Since coming to power in May last year, the Modi government has made a lot of noise and come up with legislation on trying to curb the black money leaving the shores of this country. Black money is essentially money which has been earned but on which tax has not been paid.

Nevertheless, it is important to realise that ultimately almost all the black money is domestic i.e. it is generated within the country when people earn money (through legal or illegal means) and do not pay any tax on it.

Given this, it is more important to concentrate on trying to bring down the total amount of black money being generated instead of trying to get back the black money that has already left India. One way to do this is to get more people under the income tax net. Efforts are being made on this front.

A PTI report points out that: “The income tax department has launched an ambitious drive to bring under its net 10 million new taxpayers, after the government recently asked the official to achieve the target within the current financial year.”

Region wise targets have been set. Pune leads the list with a target of more than 10 lakh new assesses. This is an interesting move and if it is successful this will lead to more people paying income tax and hence, the total amount of black money within the system will come down.

When the total amount of black money comes down, lesser black money will go into real estate. And this will help in ensuring that only those who really want homes to live in,will buy. This will help in controlling real estate prices.

Other than getting more people to pay income tax, the government also needs to concentrate on blocking leakages on the subsidy front. In 2004-2005, the total subsidies offered by the government stood at Rs 47,432 crore. By 2013-2014, this number had ballooned to Rs 2,54,632 crore. The total subsidies of the government had jumped by 5.4 times during the period. In comparison, the total expenditure of the government had jumped by only 3.15 times.

Only if the subsidies were reaching those for whom they were intended for, it would not have been a problem. In October 2009, Montek Singh Ahluwalia, the then deputy chairman of the Planning Commission had said: “a Plan panel study on PDS [public distribution system] found that only 16 paise out of a rupee was reaching the targeted poor.”

So where did the remaining 84 paise go? It was stolen in between. Obviously people who stole the subsidies would neither be declaring this money as income and nor be paying any income tax on it.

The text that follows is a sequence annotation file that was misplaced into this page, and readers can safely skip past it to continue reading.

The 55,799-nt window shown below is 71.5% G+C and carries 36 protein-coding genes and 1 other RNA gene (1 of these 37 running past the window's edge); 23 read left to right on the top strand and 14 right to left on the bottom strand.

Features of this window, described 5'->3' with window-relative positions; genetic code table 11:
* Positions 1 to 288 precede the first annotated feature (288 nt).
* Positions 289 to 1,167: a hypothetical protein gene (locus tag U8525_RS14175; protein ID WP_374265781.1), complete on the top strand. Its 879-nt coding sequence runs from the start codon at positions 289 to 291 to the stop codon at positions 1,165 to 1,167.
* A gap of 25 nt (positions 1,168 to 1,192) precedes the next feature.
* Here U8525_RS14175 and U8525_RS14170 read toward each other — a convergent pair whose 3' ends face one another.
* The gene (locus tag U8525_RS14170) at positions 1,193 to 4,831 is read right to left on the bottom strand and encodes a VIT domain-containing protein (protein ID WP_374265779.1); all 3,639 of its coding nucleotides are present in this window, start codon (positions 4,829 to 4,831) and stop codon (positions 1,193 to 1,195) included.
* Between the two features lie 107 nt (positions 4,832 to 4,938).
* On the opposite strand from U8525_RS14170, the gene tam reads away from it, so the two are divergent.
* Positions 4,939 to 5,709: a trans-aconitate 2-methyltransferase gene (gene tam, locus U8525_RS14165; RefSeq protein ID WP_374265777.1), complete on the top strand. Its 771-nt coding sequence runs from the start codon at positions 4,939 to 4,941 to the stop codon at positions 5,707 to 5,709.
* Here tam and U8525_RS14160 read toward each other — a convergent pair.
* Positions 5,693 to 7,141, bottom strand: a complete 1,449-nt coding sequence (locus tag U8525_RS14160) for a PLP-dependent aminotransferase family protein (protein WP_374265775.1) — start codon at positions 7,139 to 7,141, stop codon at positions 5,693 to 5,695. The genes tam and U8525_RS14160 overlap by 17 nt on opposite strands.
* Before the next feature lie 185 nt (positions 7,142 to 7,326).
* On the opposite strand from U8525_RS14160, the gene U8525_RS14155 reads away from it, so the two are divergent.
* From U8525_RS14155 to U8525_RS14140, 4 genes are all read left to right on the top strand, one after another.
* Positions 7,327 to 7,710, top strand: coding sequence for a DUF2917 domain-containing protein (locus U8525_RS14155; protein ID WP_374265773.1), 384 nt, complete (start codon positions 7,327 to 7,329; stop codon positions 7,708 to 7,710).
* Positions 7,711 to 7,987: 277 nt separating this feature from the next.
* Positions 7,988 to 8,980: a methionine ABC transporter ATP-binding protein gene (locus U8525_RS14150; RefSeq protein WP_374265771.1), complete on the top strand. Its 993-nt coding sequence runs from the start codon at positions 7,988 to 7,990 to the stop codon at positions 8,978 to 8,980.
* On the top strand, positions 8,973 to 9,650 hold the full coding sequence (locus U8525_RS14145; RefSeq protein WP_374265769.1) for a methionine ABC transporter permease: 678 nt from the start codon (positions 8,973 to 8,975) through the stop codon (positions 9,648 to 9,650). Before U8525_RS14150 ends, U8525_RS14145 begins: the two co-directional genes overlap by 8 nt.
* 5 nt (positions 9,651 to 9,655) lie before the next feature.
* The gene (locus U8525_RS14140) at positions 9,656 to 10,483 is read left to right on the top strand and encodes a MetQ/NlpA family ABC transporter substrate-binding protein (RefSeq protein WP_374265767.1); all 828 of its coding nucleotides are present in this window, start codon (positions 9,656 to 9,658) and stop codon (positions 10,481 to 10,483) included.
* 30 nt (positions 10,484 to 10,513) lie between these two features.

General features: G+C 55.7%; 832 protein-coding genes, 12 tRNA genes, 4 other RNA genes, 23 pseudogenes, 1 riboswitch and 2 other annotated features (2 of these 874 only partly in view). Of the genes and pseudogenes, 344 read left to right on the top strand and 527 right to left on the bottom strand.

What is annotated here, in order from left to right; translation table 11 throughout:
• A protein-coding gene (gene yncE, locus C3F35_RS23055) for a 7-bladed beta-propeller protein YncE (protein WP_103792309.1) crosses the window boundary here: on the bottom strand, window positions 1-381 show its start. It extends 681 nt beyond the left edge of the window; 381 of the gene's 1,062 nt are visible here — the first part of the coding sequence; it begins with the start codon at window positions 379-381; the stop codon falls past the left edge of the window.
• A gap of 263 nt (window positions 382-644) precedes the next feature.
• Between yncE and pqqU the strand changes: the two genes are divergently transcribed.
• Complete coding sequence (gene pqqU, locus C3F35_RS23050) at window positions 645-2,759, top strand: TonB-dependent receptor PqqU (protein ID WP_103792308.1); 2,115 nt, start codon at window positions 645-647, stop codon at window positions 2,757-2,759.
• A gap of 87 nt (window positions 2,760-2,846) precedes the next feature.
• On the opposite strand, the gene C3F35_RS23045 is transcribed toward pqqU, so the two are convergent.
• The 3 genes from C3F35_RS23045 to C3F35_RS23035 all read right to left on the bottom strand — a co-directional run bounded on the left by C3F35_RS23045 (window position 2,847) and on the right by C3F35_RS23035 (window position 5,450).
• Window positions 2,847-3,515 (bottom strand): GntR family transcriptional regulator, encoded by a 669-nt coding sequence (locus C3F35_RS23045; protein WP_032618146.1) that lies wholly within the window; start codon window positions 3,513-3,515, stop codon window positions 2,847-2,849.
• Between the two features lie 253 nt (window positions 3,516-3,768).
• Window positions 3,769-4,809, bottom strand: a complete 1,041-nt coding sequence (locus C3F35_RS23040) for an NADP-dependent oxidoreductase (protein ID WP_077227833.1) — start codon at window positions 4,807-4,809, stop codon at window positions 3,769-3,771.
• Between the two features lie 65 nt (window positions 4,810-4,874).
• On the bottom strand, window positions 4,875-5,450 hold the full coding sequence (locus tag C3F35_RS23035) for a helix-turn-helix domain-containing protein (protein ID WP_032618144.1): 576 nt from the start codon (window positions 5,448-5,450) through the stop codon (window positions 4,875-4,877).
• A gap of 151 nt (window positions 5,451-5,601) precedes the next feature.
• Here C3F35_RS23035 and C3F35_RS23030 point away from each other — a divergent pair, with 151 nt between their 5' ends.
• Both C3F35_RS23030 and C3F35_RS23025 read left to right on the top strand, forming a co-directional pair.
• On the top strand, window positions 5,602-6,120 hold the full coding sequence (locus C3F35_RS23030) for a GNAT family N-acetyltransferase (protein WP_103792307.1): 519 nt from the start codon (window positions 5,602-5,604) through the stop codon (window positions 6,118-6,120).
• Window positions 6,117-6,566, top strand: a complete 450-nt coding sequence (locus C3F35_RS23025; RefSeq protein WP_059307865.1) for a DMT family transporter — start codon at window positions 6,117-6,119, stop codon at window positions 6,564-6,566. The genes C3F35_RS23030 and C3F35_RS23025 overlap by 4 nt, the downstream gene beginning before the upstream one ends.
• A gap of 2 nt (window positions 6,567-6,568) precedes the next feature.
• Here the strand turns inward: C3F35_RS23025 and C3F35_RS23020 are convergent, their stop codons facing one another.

As Saurabh Mukherjea and Sumit Shekhar of Ambit write in a recent research titled Real Estate: The unwind and its side effects: “Subsidies under the UPA regime grew at a staggeringCAGR[compounded annual growth rate] of 19% per annum…A substantial portion of these subsidies(30-50%) was pilfered by the political class and used by them to fund investment in gold and real estate.”

In comparison to Ahluwalia’s estimate, Mukherjee and Shekhar are being extremely conservative. Nevertheless, the point being made is the same—that government subsidies are terribly leaky. The politicians who stole this money obviously did not declare this as income. This black money then found its way into real estate and drove up real estate prices.

As a FICCI report on black money published in February 2015 points out: “The Real Estate sector in India constitutes for about 11 % of the GDP of Indian Economy, as these transactions involve high transaction value. In the year 2012-13, Real Estate sector has been considered as the highest parking space for black money.”

So what has happened since the UPA was voted out of power? In 2015-2016, the total amount of subsidies have been budgeted at Rs2,43,811 crore, which is lower than the Rs 2,54,632 crore that had been spent in 2013-2014. One reason for this is obviously a fall in oil prices. The number in 2014-2015 had stood at Rs 2,66,692 crore.

This cut in subsidies along with the fact that some subsidies are now directly being paid into bank accounts is likely to help bring down both black money as well as real estate prices. As Mukherjea and Shekhar write: “The NDA has cut subsidies sharply (down 9% in 2015-2016) and is shifting subsidies to Direct Benefit Transfer (DBT); at least 10% of the overall subsidies have already been moved to the DBT. As a result, the ability ofthe politician-and-builder to pilfer subsidies to fund real estate construction has been checked.”

While cutting down on subsidies further may not be politically possible, if more and more of subsidies are paid directly into the bank account of the beneficiaries, the total amount of black money within the system is likely to come down.

Taking these steps rather than chasing black money that has left the shores of this country makes more sense and will have a greater impact on bringing down real estate prices in India. This will go a long way in making homes affordable for those who want to buy homes to live in rather than to invest.

As Mukherjea and Shekhar put it: “the NDA Government is engineering a clamp down on black money in India. The 2015-2016 Union Budget explicitly aimed to disincentivise the black economy and curb the demand for physical assets. With the new Black Money Bill (which was passed by the Parliament on May 26) and with the Cabinet approving the Benami Transactions Bill in May this year, the crackdown on blackmoney will continue further.”

These steps need to continue.

(VivekKaul is the author of the Easy Money trilogy. He tweets @kaul_vivek)

The column originally appeared on Firstpost on July 20, 2015


And what will happen to the Chinese real estate bubble?

chinaAt the heart of the financial crisis which started in September 2008 was the real estate bubble in the United States and large parts of Europe. The impact of these multiple bubbles bursting is still being felt in the Western economies, more than six and a half years later.
The impact of these bubbles bursting was felt in other parts of the world as well, including China and India. China has managed to limit the damage of these real estate bubbles bursting by creating a real estate bubble of its own, over the last six and a half years.